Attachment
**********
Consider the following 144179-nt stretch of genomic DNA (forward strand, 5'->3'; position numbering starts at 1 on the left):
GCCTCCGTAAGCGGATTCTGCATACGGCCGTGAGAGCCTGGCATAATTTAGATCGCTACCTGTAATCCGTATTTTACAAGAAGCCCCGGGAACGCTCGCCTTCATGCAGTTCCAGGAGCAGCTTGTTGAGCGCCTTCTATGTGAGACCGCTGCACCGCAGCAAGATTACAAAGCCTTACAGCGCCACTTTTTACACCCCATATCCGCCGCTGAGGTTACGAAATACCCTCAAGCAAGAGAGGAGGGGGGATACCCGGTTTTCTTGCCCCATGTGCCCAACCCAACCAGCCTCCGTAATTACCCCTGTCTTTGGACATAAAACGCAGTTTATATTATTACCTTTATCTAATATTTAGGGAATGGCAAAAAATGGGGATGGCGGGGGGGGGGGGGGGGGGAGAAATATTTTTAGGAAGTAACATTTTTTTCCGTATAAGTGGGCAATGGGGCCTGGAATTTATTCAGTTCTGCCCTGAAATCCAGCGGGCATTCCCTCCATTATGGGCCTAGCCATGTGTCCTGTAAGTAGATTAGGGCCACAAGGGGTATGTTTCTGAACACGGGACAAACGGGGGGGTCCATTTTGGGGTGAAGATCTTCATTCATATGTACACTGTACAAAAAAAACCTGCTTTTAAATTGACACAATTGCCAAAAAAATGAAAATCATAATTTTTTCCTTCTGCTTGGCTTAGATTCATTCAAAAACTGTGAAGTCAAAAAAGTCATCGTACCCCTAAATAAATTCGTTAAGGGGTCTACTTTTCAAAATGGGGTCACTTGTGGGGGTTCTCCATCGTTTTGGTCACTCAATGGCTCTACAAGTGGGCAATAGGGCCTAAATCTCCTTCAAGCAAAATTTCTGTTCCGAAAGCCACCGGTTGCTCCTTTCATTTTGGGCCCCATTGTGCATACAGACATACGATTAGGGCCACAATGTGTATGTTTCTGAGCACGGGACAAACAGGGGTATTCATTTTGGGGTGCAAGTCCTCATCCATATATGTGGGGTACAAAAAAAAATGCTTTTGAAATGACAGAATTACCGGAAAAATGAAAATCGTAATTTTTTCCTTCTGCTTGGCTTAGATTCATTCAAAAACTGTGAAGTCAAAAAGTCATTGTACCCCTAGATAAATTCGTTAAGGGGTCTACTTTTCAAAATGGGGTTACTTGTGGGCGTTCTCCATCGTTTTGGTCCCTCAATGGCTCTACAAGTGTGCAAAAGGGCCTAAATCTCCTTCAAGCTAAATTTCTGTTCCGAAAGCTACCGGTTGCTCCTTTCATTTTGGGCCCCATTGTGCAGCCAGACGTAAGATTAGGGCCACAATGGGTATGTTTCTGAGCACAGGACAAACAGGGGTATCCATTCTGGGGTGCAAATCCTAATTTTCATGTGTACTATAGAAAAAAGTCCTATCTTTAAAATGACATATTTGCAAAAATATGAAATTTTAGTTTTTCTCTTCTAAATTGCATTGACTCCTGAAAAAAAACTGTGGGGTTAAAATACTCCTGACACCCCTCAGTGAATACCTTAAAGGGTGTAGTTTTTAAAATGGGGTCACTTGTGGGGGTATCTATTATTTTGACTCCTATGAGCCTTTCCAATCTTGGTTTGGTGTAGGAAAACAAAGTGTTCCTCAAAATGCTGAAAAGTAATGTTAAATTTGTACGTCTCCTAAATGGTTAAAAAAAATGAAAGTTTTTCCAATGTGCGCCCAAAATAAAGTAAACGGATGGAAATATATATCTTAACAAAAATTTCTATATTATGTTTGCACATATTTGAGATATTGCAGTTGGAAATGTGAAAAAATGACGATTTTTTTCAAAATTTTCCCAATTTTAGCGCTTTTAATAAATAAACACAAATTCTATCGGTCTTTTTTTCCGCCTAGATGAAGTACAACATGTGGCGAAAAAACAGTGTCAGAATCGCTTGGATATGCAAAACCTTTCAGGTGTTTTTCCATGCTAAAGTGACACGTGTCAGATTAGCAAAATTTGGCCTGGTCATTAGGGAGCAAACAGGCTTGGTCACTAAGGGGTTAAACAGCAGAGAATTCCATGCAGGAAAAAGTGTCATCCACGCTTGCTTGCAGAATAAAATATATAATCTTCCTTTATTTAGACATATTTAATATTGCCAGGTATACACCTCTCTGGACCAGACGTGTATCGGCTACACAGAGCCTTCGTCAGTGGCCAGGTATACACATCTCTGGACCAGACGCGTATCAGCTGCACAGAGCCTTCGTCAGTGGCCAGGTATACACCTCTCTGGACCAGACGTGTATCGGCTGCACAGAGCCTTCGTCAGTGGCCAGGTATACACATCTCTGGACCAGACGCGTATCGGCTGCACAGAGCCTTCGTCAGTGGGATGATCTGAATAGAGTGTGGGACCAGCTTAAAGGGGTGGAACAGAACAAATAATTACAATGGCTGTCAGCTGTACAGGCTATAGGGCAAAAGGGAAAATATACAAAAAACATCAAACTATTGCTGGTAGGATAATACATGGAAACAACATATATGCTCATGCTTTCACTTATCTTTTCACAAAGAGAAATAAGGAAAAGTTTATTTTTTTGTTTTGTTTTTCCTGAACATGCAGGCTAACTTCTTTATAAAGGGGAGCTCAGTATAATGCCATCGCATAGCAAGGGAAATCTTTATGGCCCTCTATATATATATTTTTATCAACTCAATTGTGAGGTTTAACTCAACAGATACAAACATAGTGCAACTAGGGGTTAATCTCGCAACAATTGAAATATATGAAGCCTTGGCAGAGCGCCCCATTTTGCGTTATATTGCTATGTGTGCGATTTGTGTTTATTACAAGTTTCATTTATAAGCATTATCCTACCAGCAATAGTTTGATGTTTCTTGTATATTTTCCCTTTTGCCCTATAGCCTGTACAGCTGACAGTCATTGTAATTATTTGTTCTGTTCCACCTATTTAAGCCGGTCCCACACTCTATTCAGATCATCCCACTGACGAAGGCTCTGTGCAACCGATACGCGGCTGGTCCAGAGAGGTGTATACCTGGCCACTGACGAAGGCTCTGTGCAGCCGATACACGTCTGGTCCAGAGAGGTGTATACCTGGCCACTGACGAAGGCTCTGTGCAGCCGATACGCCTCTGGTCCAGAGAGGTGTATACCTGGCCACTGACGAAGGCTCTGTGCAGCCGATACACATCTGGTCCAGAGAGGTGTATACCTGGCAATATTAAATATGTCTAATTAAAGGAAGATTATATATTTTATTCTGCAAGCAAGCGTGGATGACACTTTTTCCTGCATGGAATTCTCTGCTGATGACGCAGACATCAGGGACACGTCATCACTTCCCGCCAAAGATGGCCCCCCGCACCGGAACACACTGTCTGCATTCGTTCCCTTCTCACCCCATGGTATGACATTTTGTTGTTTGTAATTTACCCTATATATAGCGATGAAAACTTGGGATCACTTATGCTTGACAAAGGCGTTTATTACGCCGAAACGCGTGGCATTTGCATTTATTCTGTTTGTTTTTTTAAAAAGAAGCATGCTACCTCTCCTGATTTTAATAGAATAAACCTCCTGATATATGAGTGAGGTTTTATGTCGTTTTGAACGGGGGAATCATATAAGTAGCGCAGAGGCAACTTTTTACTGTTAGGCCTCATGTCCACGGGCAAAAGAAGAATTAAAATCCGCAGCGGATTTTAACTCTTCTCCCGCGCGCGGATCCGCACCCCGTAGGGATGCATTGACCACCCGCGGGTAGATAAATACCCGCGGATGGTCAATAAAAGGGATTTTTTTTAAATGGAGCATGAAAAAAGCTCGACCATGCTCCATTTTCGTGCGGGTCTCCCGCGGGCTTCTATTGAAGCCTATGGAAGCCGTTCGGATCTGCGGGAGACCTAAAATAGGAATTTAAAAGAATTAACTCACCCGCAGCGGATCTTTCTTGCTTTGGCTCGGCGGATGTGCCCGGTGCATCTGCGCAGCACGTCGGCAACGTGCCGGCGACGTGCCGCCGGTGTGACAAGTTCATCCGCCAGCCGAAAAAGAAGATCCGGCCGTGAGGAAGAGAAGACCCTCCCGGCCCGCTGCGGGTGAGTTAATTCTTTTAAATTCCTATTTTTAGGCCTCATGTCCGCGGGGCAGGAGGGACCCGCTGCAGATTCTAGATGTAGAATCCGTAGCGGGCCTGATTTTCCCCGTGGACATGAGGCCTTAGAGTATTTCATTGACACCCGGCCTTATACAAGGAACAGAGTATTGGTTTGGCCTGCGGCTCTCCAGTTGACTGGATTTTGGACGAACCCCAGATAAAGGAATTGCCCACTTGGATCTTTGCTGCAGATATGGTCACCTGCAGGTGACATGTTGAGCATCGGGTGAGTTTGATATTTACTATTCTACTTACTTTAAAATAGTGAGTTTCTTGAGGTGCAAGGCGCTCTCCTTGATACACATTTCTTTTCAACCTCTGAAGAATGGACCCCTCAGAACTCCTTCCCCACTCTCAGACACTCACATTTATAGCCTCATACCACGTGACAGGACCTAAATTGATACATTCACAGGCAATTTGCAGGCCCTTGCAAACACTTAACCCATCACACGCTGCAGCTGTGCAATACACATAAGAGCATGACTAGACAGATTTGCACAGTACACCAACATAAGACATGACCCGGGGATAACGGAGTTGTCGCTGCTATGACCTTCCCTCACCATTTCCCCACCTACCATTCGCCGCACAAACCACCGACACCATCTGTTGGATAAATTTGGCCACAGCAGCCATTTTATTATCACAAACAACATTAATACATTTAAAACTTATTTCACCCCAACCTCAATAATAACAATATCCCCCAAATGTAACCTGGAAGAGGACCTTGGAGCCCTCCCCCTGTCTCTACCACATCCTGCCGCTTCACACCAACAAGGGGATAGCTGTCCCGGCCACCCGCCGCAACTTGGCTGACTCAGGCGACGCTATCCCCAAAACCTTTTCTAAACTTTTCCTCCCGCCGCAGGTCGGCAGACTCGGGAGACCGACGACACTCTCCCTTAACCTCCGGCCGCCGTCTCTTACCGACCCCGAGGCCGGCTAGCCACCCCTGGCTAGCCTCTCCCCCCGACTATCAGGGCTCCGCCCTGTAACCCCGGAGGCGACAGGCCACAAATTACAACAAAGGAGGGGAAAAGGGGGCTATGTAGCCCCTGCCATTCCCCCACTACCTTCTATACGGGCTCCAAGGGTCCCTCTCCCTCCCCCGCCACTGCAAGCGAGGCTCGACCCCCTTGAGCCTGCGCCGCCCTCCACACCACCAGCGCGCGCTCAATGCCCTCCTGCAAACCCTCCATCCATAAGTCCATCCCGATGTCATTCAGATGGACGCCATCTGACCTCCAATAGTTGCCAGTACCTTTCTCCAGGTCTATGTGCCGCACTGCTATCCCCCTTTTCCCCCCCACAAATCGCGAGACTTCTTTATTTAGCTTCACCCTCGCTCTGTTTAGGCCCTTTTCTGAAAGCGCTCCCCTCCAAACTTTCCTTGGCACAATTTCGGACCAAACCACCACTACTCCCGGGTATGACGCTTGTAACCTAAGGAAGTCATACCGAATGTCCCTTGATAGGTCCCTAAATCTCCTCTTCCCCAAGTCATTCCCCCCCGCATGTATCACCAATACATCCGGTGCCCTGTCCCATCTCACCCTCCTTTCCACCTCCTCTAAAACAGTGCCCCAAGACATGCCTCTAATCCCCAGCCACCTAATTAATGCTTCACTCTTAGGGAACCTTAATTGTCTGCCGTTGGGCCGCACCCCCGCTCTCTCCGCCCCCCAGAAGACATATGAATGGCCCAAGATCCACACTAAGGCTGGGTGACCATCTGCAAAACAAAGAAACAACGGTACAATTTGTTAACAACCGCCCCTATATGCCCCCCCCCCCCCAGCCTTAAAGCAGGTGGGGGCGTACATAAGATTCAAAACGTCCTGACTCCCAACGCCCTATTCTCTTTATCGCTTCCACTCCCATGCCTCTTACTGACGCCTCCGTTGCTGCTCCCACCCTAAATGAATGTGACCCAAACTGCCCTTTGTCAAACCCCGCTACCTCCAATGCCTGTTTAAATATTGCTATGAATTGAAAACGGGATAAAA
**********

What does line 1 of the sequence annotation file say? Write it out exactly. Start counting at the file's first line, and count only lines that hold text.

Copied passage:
Consider the following 144179-nt stretch of genomic DNA (forward strand, 5'->3'; position numbering starts at 1 on the left):